To consider one of your examples, Midway, the as the crow flies distance to Pearl Harbor is about 850 NM; at least 84 hours travel time out for a tug at top speed, plus however long for one or more refuelings. Then several times that, at least, coming back with load. No port can be without its tugs for so long when other large vessels are constantly coming and going.

  • 12
    "A tugboat doesn't pull..." - This is not even true for "harbour tugs", in ports on tidal river estuaries. It is quite common to have several tugs pulling on lines from the bow and/or stern of the ship being manoeuvred. Of course the tugs can also let the lines go slack and push, when required.
    – alephzero
    Commented Feb 4, 2019 at 8:47
  • @alephzero: I have only seen a couple of hours of tug activity, in just two harbours, so will accept that. Clearly the tugs in the video and snap above are capable of having attached lines of sufficient weight attached. My point remains that they are designed to push because they are there to provide steerage, at least primarily, not locomotion.. Commented Feb 4, 2019 at 9:23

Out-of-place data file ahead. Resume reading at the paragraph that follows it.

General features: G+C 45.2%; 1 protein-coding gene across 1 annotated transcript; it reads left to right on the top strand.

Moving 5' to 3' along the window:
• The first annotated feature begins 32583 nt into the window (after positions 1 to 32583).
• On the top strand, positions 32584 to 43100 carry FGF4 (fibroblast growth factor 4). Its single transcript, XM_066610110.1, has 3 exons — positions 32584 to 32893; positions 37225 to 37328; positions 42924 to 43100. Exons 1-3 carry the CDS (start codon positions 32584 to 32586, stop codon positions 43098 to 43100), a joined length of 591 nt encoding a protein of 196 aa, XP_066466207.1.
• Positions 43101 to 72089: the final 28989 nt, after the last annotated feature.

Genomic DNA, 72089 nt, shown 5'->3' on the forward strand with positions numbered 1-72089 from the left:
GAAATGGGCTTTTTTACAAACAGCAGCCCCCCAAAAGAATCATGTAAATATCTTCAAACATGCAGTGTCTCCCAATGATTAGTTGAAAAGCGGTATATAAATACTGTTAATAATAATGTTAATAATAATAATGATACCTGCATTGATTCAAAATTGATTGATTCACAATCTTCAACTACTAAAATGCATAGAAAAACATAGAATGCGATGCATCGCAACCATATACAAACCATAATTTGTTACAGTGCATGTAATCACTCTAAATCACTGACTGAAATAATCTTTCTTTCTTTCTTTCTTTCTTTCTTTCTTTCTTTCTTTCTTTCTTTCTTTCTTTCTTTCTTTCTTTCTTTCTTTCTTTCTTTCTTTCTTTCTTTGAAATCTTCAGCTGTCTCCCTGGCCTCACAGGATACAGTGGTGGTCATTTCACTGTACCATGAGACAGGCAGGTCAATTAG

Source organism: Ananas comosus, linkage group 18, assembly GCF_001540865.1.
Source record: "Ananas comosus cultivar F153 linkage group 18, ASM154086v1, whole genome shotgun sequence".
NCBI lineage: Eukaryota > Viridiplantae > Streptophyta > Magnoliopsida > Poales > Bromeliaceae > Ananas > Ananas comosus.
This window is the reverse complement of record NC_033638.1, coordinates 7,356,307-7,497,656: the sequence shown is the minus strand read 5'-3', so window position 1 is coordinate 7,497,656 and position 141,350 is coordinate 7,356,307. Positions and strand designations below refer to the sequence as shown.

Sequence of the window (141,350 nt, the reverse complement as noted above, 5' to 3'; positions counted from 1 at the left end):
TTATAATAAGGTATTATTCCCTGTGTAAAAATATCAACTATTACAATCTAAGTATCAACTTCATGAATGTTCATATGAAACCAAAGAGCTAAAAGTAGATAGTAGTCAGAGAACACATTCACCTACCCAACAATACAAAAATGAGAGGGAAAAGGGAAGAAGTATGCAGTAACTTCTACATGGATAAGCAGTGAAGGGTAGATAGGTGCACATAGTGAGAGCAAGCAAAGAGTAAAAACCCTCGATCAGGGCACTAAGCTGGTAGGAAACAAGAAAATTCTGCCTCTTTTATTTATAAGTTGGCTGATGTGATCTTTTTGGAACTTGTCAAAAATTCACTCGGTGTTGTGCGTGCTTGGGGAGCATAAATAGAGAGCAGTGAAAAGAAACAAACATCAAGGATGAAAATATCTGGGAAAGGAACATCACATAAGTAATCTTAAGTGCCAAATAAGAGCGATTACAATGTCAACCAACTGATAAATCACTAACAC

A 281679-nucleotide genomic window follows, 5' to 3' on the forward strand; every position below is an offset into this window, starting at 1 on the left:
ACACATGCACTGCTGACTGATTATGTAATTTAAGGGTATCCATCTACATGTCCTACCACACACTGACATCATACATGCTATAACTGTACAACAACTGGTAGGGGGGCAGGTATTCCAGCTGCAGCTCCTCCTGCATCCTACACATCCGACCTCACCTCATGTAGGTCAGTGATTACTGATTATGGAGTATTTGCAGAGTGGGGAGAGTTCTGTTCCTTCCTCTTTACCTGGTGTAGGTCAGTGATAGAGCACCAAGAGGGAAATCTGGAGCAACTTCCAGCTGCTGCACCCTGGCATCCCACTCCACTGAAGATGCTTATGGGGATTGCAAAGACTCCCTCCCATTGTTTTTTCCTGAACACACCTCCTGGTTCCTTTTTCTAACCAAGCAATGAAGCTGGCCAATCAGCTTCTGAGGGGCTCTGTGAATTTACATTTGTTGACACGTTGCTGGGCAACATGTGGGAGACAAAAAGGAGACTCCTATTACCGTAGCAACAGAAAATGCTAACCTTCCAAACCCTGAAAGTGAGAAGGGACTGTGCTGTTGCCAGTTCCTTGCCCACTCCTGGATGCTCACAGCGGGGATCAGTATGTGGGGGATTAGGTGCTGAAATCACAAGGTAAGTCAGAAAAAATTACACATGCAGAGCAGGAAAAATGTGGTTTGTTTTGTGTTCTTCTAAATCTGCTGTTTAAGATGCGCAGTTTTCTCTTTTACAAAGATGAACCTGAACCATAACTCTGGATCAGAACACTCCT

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    Sorry but this answer is fundamentally wrong. You're confusing harbour tugs with ocean-going tugs and you're not even right about harbour tugs (e.g., here's a harbour tug assisting HMCS Athabaskan, and a pair towing a barge). Commented Feb 4, 2019 at 13:22
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    I live in West Seattle and we can see a busy shipping lane from upstairs. We constantly see tugs towing barges. It's just part of daily life around here. It's far, far, far more common than tugs pushing around anything. Can you imagine trying to push something like this from Seattle up to Alaska? lynden.com/aml/tools/gallery/… Commented Feb 4, 2019 at 19:34
  • (Just went upstairs to look, and sure enough Wasp is towing a barge past our house right now - marinetraffic.com/en/ais/details/ships/shipid:432216/…) Commented Feb 4, 2019 at 20:14